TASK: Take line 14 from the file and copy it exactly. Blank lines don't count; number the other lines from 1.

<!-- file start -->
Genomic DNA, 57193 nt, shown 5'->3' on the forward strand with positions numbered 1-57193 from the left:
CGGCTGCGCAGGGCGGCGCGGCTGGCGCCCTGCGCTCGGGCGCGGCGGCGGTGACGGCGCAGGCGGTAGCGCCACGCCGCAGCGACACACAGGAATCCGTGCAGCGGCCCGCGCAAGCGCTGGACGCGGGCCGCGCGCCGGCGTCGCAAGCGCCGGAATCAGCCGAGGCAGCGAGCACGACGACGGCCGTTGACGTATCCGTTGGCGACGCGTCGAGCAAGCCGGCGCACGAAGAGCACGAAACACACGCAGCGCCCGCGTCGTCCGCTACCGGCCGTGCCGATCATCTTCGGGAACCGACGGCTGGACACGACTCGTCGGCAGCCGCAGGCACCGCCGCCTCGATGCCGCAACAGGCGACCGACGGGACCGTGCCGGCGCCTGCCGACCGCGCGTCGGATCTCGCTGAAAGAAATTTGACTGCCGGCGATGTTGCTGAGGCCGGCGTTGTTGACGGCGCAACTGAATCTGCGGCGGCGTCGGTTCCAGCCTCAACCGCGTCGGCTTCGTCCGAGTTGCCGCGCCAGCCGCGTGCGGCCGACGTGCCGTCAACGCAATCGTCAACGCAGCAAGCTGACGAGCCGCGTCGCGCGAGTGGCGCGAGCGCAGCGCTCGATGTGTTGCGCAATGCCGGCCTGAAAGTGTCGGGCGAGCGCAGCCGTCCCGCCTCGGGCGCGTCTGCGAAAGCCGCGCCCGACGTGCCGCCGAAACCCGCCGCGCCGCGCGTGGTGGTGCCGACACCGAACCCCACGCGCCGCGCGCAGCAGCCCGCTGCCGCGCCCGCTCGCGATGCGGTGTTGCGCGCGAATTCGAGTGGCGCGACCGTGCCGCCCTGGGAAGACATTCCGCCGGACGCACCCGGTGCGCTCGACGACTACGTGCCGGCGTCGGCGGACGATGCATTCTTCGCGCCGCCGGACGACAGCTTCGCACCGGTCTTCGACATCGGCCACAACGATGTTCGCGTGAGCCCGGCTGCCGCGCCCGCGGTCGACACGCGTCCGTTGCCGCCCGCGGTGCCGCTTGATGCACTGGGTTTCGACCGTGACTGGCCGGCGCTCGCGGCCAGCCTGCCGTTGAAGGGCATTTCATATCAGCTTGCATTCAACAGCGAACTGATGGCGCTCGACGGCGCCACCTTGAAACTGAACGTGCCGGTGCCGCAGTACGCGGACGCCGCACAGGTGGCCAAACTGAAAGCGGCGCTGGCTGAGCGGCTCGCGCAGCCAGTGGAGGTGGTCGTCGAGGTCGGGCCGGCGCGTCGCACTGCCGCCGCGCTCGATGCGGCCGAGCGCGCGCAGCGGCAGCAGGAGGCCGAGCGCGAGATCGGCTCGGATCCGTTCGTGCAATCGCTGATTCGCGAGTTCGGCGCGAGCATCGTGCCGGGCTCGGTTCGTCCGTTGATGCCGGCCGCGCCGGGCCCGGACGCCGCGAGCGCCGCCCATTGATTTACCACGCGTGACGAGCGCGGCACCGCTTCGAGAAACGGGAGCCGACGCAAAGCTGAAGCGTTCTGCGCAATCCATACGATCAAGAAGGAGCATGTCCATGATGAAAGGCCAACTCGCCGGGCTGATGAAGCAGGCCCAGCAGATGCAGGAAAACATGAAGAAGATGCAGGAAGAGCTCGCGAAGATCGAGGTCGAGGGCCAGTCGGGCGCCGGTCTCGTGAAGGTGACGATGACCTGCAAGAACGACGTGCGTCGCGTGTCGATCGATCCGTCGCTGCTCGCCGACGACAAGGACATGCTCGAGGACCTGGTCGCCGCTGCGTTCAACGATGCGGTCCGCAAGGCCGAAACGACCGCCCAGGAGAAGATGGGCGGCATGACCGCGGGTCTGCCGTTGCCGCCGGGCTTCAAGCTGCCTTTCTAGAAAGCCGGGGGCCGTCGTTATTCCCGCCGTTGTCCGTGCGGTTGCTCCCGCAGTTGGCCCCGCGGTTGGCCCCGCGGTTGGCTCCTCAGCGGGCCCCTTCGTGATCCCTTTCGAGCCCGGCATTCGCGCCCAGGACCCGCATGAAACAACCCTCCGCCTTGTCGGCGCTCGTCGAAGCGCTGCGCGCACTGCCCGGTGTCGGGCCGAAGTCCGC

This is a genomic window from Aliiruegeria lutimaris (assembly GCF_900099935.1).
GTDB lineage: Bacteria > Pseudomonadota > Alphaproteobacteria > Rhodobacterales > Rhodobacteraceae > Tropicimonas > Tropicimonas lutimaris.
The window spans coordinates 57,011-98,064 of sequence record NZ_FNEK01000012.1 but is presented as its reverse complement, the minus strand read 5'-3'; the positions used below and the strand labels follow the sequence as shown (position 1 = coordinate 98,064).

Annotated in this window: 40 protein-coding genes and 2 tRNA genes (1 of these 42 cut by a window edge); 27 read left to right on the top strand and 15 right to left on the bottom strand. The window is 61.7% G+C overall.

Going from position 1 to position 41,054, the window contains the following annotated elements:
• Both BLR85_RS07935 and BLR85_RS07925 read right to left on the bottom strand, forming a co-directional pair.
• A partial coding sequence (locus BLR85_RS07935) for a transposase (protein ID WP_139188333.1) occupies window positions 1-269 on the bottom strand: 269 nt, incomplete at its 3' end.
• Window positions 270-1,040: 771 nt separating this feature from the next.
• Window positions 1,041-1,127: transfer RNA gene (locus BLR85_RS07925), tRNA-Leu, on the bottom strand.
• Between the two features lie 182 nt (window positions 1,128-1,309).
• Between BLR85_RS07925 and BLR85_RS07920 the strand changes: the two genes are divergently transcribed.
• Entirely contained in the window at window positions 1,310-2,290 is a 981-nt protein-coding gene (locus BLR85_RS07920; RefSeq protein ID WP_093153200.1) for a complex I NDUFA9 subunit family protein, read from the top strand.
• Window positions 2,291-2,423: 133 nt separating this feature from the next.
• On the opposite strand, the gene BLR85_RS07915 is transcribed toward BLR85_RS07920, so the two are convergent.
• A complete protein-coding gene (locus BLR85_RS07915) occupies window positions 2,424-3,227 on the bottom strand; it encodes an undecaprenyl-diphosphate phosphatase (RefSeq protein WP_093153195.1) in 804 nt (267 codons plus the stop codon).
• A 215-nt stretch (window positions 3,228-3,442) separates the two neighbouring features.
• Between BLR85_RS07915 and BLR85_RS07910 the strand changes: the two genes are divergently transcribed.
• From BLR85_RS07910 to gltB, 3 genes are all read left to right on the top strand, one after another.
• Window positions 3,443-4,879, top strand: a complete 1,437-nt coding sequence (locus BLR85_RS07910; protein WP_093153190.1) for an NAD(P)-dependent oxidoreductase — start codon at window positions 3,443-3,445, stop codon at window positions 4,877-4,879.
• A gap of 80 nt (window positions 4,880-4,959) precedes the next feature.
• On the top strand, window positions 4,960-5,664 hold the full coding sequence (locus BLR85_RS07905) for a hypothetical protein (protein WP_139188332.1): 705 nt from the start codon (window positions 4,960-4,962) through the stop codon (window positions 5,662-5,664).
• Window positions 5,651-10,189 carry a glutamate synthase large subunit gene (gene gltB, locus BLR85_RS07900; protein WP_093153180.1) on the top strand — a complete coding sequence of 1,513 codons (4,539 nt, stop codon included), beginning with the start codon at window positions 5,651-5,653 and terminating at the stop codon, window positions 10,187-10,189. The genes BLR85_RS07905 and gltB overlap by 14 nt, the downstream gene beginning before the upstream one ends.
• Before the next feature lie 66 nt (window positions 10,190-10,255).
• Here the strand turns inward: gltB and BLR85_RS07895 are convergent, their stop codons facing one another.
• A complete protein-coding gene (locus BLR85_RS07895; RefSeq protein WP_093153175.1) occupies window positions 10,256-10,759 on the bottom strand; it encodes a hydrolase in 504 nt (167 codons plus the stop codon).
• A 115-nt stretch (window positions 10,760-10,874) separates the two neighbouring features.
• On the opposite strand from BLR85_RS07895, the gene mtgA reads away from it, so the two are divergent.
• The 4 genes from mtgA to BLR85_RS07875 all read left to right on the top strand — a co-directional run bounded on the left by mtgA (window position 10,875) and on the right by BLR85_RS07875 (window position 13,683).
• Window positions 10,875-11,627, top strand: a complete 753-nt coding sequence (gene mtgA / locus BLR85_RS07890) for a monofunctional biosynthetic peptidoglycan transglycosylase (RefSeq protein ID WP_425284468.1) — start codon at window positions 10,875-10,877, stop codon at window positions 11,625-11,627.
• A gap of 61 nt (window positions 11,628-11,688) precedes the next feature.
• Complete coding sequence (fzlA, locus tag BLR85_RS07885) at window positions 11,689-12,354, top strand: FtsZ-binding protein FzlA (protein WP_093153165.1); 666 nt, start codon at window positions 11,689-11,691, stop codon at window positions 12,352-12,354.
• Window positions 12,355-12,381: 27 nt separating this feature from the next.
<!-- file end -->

• Entirely contained in the window at window positions 1,310-2,290 is a 981-nt protein-coding gene (locus BLR85_RS07920; RefSeq protein ID WP_093153200.1) for a complex I NDUFA9 subunit family protein, read from the top strand.